We feel very fortunate to do what we do. The number of boys and young men whose lives we get to impact on a daily basis reminds us how lucky we are. While it is still over 2 months away, leaving South Africa is going to be very difficult for us.
The nature of what we do works, but the needs are enormous. The degree of poverty and daily struggle for survival faced by most township residents is much greater than many residents of Knysna realize.
The fact that you are reading this blog post means you are more aware than most, and already contributing in the form of moral and/or financial support. Thank you.
Guys like Ben make our job easy. Despite being kidnapped by armed rebels in the Democratic Republic of the Congo at age 10, and still not knowing the whereabouts or status of his parents, Ben is doing well in his 3rd/final year of a computer science degree at University of the Western Cape. Ben’s education expenses are sponsored by Karen & Mike from Canada and the Khayamandi Foundation.
To further support the members of her Concordia High School physics study group, Janet downloaded 180 instructional videos onto 2 donated laptops. The computers are kept at 2 of the boys homes which most consistently have electricity, but are available for all of the boys to use.
The majority of the boys in our tutoring and mentorship groups are doing well and we continue to add new members. Most of the previously gang-involved youth have ceased such activities and the more academic guys have re-focused their efforts on school and we selected 4 to attend Janet’s study groups.
15 year-old Jaendré dropped out of school in grade 6 , but is able to read. Jim met Jaendré 5 weeks ago and has arranged for him to be assessed by the Department of Education, such that we can determine how to proceed in his best interest. Jaendré was living in the streets and begging for food, but is now staying with his grand parents.
Drug use is a common problem here, and the above photo captures Akhona (age 17) explaining his personal experience with marijuana and the addictive nature of this drug. Akhona told 15 year-old Jaendré about the difficult withdrawal symptoms he experienced, which are common among boys who have been smoking 2-4 times per day for an extended period. More concerning is that regular users sometimes progress to smoking TIK (crystal meth).
Each year the grade 10 students at the private school attended by Ntokozo are required to participate in the Oakhill School Odyssey. Students hike-bike-canoe 400km over a 20 day period. Ntokozo’s group departed this past Friday and return March 17th.
From a 16 year-old boy facing serious criminal charges who Jim has been mentoring the past 4 weeks:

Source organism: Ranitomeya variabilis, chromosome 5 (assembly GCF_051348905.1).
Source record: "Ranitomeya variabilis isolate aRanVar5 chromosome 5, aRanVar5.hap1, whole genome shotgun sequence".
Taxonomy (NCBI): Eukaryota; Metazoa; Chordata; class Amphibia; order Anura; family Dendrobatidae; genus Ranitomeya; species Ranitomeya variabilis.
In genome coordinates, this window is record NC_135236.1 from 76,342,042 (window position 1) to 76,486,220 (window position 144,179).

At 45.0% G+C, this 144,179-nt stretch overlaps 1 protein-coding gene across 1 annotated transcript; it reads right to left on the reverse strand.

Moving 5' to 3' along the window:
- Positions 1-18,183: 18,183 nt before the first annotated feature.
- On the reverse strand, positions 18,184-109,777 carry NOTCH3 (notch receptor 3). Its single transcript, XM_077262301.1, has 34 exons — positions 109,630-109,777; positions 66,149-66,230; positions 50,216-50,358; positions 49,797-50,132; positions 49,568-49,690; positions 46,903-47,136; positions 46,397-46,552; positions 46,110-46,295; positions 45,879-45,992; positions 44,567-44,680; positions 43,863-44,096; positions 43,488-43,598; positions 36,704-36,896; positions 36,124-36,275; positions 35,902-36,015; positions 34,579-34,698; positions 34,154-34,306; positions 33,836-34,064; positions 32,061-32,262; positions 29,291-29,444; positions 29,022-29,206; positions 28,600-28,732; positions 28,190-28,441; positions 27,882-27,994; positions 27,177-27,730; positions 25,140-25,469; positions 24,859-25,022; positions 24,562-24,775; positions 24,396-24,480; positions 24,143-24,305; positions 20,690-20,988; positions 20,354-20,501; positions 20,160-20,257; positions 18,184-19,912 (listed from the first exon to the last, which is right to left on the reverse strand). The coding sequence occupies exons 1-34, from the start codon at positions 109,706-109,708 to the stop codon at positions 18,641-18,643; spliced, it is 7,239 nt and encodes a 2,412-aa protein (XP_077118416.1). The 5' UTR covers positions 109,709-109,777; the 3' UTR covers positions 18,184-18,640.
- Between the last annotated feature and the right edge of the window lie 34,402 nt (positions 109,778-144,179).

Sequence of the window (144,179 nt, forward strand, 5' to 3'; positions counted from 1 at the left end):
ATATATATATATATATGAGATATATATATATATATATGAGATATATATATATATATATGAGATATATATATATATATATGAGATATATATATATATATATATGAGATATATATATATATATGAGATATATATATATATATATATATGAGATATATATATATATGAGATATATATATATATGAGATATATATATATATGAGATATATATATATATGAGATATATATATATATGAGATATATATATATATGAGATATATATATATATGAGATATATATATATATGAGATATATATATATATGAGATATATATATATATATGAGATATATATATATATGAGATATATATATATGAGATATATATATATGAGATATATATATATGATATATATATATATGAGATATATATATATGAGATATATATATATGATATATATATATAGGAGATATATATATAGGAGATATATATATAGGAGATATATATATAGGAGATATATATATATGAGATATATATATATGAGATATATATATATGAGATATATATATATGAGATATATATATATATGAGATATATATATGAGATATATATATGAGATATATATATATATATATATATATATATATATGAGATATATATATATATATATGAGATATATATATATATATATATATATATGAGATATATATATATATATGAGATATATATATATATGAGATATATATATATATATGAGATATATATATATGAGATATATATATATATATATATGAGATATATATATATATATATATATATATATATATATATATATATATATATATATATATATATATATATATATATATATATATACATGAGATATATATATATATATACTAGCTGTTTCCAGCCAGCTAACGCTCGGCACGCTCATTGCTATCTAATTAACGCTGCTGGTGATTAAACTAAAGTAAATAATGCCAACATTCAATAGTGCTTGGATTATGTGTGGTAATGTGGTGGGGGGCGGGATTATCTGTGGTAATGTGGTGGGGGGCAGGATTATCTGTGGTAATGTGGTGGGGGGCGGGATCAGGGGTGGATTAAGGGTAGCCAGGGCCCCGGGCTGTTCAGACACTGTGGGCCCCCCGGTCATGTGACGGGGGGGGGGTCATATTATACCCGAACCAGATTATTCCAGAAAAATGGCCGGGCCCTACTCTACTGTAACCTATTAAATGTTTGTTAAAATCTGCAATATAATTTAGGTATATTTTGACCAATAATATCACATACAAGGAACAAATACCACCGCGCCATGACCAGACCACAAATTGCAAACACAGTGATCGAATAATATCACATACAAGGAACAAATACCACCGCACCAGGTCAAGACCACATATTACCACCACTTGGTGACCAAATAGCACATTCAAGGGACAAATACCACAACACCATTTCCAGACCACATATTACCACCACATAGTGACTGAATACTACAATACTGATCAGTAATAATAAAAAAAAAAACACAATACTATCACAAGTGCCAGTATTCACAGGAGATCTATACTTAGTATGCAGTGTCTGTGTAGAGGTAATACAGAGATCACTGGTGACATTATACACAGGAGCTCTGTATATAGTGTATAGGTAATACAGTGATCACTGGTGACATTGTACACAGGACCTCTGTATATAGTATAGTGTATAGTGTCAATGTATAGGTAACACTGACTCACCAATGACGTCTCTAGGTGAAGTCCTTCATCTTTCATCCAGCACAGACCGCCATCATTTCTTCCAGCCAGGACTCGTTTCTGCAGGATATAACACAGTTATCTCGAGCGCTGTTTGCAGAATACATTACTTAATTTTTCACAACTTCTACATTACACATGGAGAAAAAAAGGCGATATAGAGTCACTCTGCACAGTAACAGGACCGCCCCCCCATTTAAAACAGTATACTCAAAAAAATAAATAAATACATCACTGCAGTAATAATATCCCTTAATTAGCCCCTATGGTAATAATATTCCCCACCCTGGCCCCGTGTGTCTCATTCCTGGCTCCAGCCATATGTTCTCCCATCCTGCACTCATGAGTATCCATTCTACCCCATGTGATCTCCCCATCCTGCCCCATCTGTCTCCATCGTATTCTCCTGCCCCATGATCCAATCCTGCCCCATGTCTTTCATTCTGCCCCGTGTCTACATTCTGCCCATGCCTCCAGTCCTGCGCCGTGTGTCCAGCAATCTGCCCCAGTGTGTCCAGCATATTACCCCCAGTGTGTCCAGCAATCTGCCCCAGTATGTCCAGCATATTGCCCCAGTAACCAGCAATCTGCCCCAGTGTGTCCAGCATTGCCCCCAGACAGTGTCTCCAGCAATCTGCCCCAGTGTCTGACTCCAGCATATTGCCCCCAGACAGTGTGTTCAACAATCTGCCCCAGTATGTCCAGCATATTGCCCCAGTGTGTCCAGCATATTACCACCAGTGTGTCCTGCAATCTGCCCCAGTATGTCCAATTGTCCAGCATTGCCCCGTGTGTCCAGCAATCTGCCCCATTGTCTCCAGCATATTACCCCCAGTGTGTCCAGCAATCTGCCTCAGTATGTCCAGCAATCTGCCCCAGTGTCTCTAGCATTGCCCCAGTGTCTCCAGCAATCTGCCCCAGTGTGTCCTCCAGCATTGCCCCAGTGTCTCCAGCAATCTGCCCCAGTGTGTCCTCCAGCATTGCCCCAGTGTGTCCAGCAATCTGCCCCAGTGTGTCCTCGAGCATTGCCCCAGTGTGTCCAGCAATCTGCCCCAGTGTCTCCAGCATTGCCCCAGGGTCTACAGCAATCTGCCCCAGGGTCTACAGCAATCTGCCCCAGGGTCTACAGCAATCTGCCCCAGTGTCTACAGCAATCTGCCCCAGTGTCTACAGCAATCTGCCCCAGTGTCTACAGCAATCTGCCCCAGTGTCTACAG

“Thanks for believing in me Jim, you made me see a vision bigger then a picture,crazy i just needed someone to show me the picture again.”
Your donations enabled us to help many youth prepare for the start of the 2016 high school year, enrol in Hands & Heart Skills Training, and commence or return to college and university. Thank you!
Yesterday Jim purchased school shoes for a grade 10 boy whose home situation is not good. The boy was wearing one size 5 shoe and one size 7. His correct shoe size is 7.
Each Wednesday morning, Janet, Penny, & Sue visit a different preschool (crèche) to teach township children about responsible pet ownership using videos on iPads and laptops. Yes, that’s correct, Janet working with young children!!!!
Sue and husband, Ian, reside in the U.K. and spend 3 months each year in South Africa. They have been our neighbours the past 2 years and Sue now tutors Liya in English, as well as participating in the responsible pet ownership program. Thanks Sue!
The #1 item on Jim’s wish list is a trade skills program for illiterate boys, modelled after YFC’s highly successful Hands & Heart initiative. Three of the youth we mentor are currently enrolled in Hands & Heart 2016, which is a 1 year program providing practical training in carpentry, tiling, plumbing, & welding, however the young men must be literate.
Jim’s wish is a carpentry program for boys aged 15 to 21 which is suitable for youth who are unable to read. Jim mentors many boys who dropped out of school between grades 6 and 9 because they never learned to read. When the teasing from classmates becomes too much to tolerate, the boys drop out of school.
This week Jim started planting the seed with potential individuals and organizations for a carpentry program geared to illiterate, yet determined, young men. One possibility is retired men whose hobby is wood-working, but who also have a passion to make a difference in the lives of disadvantaged youth. We’ll keep you posted on our progress!